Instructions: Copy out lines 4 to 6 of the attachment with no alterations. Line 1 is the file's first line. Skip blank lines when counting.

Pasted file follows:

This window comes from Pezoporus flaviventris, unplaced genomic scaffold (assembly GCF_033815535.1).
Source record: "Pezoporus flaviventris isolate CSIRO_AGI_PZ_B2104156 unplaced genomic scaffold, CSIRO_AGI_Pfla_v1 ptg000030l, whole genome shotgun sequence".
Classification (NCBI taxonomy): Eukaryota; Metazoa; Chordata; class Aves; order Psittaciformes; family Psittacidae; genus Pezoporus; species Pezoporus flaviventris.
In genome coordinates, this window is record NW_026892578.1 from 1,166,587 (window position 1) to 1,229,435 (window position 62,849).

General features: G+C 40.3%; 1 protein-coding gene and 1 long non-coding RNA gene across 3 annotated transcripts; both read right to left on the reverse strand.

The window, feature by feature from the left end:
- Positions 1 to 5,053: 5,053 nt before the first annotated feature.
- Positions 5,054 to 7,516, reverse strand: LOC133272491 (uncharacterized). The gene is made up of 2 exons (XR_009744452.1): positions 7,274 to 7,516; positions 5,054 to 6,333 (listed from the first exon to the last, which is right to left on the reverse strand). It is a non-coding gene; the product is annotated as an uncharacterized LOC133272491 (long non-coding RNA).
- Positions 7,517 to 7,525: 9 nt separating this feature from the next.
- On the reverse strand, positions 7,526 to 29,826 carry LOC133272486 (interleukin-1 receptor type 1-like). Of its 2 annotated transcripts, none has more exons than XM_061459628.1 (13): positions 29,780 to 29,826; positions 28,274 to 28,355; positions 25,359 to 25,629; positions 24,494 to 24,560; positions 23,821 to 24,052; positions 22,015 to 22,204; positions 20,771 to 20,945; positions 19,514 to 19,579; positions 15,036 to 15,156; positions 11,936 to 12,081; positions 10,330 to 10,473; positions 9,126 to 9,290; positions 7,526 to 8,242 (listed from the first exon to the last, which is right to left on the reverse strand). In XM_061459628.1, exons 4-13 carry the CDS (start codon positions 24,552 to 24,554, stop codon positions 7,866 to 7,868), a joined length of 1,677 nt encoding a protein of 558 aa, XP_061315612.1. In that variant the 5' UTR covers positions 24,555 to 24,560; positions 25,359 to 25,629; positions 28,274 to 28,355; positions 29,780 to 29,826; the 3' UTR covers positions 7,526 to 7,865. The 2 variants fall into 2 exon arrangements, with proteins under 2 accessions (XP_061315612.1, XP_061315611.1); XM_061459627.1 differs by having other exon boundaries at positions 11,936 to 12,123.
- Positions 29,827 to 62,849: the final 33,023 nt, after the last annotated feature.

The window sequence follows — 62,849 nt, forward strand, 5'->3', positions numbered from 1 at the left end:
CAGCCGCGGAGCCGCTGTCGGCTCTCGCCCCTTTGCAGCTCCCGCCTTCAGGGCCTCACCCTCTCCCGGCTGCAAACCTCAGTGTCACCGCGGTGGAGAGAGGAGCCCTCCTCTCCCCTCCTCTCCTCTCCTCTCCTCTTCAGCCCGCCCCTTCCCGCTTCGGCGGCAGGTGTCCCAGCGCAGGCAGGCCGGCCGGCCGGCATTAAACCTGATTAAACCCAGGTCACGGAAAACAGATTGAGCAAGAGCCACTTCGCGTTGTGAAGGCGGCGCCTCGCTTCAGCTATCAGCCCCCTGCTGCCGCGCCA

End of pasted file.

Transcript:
In genome coordinates, this window is record NW_026892578.1 from 1,166,587 (window position 1) to 1,229,435 (window position 62,849).

General features: G+C 40.3%; 1 protein-coding gene and 1 long non-coding RNA gene across 3 annotated transcripts; both read right to left on the reverse strand.

The window, feature by feature from the left end: